So I think the message I'd leave you with there is this company has lots of capacity and drive power to execute on its strategy, accommodate any kind of market volatility and for other strategic uses as well. Which obviously, begs the question then, what do we plan to do with that cash?. The first thing I'd say is that it's a nice problem to have but we do plan to stay the course and maintain our priorities, first of which is to fund the base business. And clearly, we're doing that and we're focused on relentless management of our cash operating costs. Second is to fund our strategic growth plan. And at current oil prices, and in fact, quite a bit below current oil prices, we are able to meet capital requirements from internally generated cash flow.

Continue to manage the balance sheet conservatively and we look to maintain our conservative debt ratios and ample cash on hand. And then, subject to board approval, return more cash to shareholders as well. And our plan to date has been to do that through dividend increases in line with production growth and those are regular increases, but also opportunistic share buybacks as well. And our current share buyback in the market is an example of how we plan to manage some of this excess cash and use it to drive shareholder returns.

The strategy behind the current program is really to soak up dilution since the merger. It's a $500 million buyback and we feel it was well-timed to take advantage of what we believe is a very undervalued share price for Suncor. We’ve purchased in excess of $180 million [audio gap] of over a third of the way through the program, only 2 months in and we do plan to continue purchasing as we believe today that the shares still remain very much undervalued.

Our capital spending program is right on track and being fully funded from internal cash flows, $6.7 billion is the budget for the year and we're right on track with that. And for next year in 2012, we see a range of around $7.5 billion, that's subject to board approval, of course, which we will be meeting with the board next week.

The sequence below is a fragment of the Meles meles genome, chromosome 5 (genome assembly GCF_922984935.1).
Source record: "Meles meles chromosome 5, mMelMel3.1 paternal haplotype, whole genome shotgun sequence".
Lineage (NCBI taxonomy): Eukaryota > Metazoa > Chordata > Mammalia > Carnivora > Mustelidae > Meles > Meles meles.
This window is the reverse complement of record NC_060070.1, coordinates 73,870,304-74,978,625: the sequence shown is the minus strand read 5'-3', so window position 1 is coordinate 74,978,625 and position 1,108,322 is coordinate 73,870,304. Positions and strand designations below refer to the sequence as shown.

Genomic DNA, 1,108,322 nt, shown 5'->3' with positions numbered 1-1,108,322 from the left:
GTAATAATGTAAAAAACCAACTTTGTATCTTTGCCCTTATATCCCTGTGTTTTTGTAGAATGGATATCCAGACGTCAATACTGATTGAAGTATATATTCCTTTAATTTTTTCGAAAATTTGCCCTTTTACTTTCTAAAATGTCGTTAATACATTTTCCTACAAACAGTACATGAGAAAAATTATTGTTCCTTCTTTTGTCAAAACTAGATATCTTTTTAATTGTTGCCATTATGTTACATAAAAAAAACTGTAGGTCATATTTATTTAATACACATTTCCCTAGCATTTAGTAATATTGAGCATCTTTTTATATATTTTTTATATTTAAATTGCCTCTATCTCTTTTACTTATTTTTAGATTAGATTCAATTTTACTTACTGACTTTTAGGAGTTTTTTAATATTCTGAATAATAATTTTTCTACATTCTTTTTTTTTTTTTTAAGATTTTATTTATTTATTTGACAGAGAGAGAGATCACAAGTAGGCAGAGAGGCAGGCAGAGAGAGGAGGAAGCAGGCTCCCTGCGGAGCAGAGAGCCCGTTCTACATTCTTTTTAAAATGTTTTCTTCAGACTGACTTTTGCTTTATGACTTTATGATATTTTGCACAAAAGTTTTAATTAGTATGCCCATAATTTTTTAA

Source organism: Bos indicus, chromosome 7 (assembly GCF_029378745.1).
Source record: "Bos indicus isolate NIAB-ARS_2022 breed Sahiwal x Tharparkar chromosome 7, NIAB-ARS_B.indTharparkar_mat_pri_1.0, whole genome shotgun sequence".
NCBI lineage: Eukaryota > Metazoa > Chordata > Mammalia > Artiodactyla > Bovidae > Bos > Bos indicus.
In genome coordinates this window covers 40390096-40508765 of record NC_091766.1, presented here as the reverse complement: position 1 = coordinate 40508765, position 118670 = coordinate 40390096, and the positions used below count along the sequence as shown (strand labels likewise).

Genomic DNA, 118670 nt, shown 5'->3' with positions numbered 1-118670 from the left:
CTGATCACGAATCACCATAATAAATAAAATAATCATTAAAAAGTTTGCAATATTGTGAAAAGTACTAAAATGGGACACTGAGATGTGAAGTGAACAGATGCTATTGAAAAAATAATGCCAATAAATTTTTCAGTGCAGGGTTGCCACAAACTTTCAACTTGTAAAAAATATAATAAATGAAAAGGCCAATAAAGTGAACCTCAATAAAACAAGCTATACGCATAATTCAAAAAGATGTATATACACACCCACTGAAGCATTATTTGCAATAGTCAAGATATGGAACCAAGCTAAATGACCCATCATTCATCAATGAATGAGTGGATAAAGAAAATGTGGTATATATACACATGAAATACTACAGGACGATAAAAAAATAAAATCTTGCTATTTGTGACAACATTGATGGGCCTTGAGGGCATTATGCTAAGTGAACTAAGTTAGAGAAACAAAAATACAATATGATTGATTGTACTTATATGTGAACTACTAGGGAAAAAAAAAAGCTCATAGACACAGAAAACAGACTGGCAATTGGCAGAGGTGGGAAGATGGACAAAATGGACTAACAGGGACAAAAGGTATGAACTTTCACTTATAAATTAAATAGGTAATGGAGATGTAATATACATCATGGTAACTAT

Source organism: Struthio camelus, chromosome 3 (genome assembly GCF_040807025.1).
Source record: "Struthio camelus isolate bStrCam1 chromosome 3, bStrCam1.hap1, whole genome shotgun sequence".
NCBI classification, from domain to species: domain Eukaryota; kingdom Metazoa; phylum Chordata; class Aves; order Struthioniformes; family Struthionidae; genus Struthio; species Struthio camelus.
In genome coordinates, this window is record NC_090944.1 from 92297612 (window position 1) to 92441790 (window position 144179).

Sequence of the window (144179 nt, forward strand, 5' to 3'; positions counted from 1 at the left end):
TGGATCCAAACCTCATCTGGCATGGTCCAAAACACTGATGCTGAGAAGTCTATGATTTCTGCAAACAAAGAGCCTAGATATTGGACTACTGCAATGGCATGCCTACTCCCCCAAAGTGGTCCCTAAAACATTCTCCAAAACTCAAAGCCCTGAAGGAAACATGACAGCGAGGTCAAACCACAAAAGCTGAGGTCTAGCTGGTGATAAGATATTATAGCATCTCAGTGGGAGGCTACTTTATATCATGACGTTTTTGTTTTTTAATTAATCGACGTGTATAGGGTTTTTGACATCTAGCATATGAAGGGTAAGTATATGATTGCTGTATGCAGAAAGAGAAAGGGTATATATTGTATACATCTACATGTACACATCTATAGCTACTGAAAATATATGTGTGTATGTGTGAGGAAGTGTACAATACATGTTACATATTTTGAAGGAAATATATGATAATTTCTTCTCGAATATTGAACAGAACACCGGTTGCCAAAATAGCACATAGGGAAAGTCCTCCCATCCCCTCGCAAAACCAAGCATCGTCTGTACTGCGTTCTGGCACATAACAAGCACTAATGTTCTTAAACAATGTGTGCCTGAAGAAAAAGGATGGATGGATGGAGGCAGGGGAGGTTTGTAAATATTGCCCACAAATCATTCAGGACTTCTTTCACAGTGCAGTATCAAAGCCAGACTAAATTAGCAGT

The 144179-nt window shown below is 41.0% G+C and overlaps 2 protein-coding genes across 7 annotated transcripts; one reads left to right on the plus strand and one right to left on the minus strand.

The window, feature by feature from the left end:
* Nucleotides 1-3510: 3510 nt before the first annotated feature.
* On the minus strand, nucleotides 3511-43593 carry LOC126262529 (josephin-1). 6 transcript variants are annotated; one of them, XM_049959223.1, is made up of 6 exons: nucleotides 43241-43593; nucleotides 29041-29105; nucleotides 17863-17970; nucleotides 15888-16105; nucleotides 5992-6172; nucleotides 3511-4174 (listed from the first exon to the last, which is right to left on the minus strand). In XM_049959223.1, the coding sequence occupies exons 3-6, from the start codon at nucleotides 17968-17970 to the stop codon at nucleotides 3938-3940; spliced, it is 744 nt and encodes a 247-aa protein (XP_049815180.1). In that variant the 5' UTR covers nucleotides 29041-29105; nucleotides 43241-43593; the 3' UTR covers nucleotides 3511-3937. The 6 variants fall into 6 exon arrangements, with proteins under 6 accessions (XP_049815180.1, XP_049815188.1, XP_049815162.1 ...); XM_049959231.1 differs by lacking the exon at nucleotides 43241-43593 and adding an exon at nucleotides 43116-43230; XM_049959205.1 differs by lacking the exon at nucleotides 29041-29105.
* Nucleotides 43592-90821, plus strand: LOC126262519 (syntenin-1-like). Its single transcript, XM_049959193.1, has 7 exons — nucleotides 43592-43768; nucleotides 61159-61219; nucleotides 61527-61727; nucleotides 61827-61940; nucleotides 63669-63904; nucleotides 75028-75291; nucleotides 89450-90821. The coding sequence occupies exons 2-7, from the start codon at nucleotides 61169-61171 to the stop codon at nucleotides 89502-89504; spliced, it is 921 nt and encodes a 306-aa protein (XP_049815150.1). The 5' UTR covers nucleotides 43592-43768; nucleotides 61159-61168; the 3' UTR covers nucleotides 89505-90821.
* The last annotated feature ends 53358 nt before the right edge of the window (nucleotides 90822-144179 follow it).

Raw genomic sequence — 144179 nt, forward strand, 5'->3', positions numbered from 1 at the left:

Now, some of you may have expected a higher capital number but one of the things that we are working very hard on is to both spend capital efficiently and to spend only within our means. And those are objectives that we believe are reflected in next year's budget number, and will be reflected in the budget numbers in years beyond. So our focus is going to remain strongly on cost and quality. And we won't spend the capital, as Rick said as well, unless we can achieve a strong return for our shareholders.

So with that, in summary, we are very well-positioned to meet or exceed all of our targets for 2011. There's no material changes to the guidance issued today. We do plan to issue 2012 guidance next week, following a review at our Board of Directors meeting. And again, our expectation is that capital will be in the $7.5 billion range, as I've already mentioned. We should expect to see production increasing somewhat as Firebag 3 ramps up and we continue to see the benefits of operational excellence in our oil sands base business and, as well, cash costs coming down modestly as we do not have any oil sands turnaround activity in 2012, or major activity, but we will be carrying, of course, the full burden of Firebag 3 costs as those ramp up. So with that, I will turn it back to Steve. Thank you.

Steve Douglas